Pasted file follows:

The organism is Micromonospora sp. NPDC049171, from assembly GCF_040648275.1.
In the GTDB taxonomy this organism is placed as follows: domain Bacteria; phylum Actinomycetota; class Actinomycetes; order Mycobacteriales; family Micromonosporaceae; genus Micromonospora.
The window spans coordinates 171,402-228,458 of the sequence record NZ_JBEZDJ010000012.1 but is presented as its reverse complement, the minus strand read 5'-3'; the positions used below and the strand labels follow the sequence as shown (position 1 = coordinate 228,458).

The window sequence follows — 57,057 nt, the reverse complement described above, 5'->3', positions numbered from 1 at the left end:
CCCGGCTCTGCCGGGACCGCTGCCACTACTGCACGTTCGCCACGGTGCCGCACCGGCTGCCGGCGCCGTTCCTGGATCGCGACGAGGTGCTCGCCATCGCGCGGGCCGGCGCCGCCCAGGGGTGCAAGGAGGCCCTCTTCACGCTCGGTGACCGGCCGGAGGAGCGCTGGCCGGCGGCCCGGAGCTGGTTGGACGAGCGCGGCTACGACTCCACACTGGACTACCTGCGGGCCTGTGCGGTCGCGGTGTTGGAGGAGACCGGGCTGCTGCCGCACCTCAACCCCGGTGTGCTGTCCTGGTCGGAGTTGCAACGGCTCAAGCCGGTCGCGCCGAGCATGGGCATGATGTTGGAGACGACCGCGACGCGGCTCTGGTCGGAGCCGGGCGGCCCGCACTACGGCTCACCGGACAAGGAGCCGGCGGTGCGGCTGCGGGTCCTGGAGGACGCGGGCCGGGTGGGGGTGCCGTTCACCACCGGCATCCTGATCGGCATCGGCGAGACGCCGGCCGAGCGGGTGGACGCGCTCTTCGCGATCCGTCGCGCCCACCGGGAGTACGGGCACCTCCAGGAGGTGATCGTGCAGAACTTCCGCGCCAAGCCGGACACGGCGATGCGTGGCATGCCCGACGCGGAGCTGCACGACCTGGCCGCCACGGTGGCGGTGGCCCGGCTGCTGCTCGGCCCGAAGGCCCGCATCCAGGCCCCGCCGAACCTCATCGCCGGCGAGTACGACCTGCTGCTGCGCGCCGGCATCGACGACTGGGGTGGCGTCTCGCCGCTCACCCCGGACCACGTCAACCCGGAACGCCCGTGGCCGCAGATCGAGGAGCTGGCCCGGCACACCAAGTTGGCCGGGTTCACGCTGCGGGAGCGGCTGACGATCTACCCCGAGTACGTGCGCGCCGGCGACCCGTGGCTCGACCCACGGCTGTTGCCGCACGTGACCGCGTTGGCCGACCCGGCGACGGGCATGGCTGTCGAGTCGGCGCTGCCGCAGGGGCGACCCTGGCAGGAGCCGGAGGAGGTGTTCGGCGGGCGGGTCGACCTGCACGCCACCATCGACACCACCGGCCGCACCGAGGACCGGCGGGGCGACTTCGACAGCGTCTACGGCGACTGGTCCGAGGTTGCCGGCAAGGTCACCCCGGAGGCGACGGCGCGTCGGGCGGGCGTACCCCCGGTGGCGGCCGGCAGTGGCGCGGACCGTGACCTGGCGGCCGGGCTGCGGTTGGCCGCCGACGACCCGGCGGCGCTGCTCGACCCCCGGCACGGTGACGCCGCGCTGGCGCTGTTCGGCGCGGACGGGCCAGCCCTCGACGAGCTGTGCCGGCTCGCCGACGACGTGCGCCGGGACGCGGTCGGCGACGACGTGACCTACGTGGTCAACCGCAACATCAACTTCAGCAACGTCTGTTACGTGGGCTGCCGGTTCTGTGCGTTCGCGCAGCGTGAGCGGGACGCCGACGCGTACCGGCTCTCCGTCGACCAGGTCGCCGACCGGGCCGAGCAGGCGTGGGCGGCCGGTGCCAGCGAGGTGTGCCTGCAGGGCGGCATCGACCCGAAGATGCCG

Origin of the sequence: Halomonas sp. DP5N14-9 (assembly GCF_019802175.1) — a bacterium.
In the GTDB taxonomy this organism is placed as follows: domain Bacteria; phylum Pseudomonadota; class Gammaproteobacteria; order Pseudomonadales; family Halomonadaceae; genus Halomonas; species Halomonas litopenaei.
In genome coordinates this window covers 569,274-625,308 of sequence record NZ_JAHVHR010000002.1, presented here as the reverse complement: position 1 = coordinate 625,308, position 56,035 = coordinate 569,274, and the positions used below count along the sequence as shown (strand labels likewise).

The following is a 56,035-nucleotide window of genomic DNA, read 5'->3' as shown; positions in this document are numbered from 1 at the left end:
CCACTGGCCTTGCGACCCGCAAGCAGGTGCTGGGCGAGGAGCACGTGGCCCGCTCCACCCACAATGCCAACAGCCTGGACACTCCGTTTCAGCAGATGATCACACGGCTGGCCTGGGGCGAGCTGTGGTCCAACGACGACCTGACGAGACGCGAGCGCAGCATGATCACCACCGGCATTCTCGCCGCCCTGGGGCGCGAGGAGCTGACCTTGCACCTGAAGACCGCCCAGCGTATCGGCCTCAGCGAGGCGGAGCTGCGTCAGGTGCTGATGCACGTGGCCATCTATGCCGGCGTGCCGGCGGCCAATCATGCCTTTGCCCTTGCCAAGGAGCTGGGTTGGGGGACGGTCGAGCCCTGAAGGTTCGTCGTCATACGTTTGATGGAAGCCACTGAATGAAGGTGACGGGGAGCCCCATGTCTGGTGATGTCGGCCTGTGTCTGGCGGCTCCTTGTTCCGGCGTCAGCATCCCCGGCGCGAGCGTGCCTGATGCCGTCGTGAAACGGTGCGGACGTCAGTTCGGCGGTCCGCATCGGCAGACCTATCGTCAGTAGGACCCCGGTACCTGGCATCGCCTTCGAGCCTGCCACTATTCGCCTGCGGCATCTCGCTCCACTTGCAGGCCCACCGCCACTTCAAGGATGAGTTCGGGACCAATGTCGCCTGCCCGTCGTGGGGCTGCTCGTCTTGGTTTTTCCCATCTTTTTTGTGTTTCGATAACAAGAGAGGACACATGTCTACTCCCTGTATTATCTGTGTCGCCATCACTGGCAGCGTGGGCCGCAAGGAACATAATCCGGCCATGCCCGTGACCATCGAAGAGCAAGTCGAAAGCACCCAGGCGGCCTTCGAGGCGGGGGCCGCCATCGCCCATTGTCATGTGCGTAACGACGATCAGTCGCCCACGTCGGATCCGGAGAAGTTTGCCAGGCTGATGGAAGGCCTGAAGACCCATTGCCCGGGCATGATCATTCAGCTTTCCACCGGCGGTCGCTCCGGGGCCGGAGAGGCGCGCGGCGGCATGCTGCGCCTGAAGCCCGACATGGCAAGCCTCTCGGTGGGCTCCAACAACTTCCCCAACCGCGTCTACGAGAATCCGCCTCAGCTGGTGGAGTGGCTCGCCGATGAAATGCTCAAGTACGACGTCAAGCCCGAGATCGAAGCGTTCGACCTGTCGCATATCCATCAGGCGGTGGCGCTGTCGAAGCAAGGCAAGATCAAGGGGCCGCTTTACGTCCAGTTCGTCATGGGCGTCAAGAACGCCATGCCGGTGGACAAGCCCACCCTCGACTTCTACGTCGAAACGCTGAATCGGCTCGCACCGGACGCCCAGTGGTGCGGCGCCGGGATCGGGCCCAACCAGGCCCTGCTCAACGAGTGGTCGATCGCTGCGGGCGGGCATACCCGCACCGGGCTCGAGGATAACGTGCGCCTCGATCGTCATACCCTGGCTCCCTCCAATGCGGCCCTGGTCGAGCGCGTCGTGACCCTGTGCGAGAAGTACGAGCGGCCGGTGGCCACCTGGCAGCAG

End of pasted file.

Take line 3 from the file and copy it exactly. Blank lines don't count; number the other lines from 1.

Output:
The window spans coordinates 171,402-228,458 of the sequence record NZ_JBEZDJ010000012.1 but is presented as its reverse complement, the minus strand read 5'-3'; the positions used below and the strand labels follow the sequence as shown (position 1 = coordinate 228,458).